I adjust the towel around my skeletal frame before sitting down and nibbling several bites of food. But before I can finish, my eyelids droop and I can barely hold my head up. “I’d really like to take a nap.”
Mother narrows her eyes. “Are you unwell?”
I shake my head. “I think I’m going crazy.”
A dramatic sigh escapes Mother’s lips. She walks around the table and draws my head to her torso. “Darling, I’m so sorry this is happening to you. I promise, I’ll make the Channings pay for what they did. I will never let them hurt you again.”
Her words chip away at the flimsy barricade I’ve erected around my heart. My lip trembles and tears flow down my face.
“They encased me. And Eamon…he…” My voice shakes at the memory of the Light witches encircling me, chasing me across the lawn. “They were trying to kill me?”
“Shhh…Eamon will never harm you. I promise.” Mother’s hand strokes my hair lightly before she takes me by the shoulders and peers into my eyes. “Beck Channing tricked you into binding with him. For what reason, I don’t know. But the Light witches will kill you for it.”
Horror grows inside me. I remember. The Light witches…no, Eamon’s Splinter group…they weren’t just coming for me. They wanted to hurt Beck too.
They wanted to kill both of us.
Panic builds in my chest as events begin to make sense. I left him. Alone. To face the Splinter group.
I can’t hear him. I can’t feel him.
My breath grows ragged.
Beck could be dead. Because I ran. I left him all alone.
“Love?” Alarm overrides Mother’s typically calm voice. “What’s wrong?”
My lips part to tell Mother everything, but my teeth act like a fortress, keeping the words locked inside. I shake my head and focus on speaking, but the more I fight, the tighter my throat becomes. My body convulses and I tumble from my chair.
Mother’s cool hands press against the sides of my face and she peers in my eyes before yelling into her wristlet. “I need a healer. Immediately.”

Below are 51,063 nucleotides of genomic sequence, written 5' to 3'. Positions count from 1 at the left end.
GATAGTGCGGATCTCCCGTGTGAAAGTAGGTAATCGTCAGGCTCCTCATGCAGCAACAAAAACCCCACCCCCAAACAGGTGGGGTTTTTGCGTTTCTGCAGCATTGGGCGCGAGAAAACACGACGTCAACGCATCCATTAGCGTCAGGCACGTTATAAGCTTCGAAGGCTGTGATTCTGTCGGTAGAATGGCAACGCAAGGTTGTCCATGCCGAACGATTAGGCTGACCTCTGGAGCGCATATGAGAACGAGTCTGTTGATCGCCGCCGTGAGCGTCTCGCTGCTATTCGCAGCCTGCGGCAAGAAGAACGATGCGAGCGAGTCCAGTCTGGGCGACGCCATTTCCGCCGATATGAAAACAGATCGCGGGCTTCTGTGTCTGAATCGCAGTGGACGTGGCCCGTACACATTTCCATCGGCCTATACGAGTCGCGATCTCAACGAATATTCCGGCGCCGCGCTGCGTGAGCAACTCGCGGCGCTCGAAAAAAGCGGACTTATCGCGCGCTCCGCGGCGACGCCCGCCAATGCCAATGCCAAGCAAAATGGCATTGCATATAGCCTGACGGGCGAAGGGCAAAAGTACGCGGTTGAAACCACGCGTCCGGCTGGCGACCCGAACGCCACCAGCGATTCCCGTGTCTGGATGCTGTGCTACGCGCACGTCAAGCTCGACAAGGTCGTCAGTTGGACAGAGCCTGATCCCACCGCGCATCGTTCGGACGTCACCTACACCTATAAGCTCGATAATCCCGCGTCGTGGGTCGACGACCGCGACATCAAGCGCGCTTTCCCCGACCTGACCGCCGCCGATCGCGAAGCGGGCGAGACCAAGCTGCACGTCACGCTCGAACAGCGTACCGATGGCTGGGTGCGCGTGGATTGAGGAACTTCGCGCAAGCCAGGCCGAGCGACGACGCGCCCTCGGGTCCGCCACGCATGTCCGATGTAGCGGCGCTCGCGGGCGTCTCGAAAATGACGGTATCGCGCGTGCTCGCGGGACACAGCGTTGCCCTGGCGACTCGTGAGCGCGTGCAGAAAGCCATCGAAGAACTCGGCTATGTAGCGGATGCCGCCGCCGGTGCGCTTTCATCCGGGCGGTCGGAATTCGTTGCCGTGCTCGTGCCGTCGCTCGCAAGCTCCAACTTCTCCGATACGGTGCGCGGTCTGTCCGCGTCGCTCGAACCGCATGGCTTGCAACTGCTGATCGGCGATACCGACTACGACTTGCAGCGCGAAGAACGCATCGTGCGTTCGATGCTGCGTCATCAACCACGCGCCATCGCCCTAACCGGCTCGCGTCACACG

Her arms encircle me, and a deep sense of relief rushes through my core as my throat loosens and air rushes to fill my deflated lungs. “It’s okay, Love. Everything is okay.”
“Water,” I croak. Mother places a glass into my hand and I gulp mouthfuls.
“I’ll find out what spell they did on you, and we’ll undo it. I promise.” Her lips graze my forehead.
A healer bursts through the bedroom door and sprints to my side. He holds his hands over me, concentrating.
Eamon did the same thing.
And then he tried to kill me.
The towel falls away as I shrink away from the healer, scurrying backward, crab-like, until I’m cowered into the corner of the room.
“You’re among friends, Love.” Mother holds out her hand to me, trying to coax me forward. “You’re safe.”
I close my eyes and focus on drawing air into my too-tight lungs, but instead of calming me, half-forgotten memories skip through my mind, each one searing an image that ensures I’ll never forget: Beck playing lacrosse, Beck with his arm wrapped around Bethina in our kitchen, Bethina waiting for us on the stairs. Our room. The lake. Beck lips tickling mine.
Silent sobs spill out of my body and I ball my fist against my mouth. My hair sticks to my face like spider webs.
“Let her be, Malin,” the healer says. “Her mind is fragile. She can’t take much more stress.”
“I have to help my daughter. Don’t you see what they’ve done?” Mother’s shrill voice pummels my ears. “They’re trying to steal the only thing in this world I care about. I won’t let them. Not my daughter.”
I rock back and forth, digging my fingernails into my upper arms. The pain and the movement calms me slightly.
“Is Beck dead?” I cry. “Is that why I’m going crazy? Because he’s dead and his magic is no longer balancing mine? Is that why I can’t feel him? Are we no longer bound?”
The healer’s mouth drops open in horror and his eyes grow wide. “They’re bound?” he gasps and jerks his head toward Mother. “How could you hide that information, Malin?”
Mother’s icy eyes narrow and she curls her fingers, once, twice, three times.
The healer makes a strange gargling noise as his fingers tear at his neck. His eyes bulge from their sockets and his face turns red, then purple.
He drops dead at my feet.
Read Chapter 1
Read Chapter 3
September 25, 2012 – Nightingale is available for purchase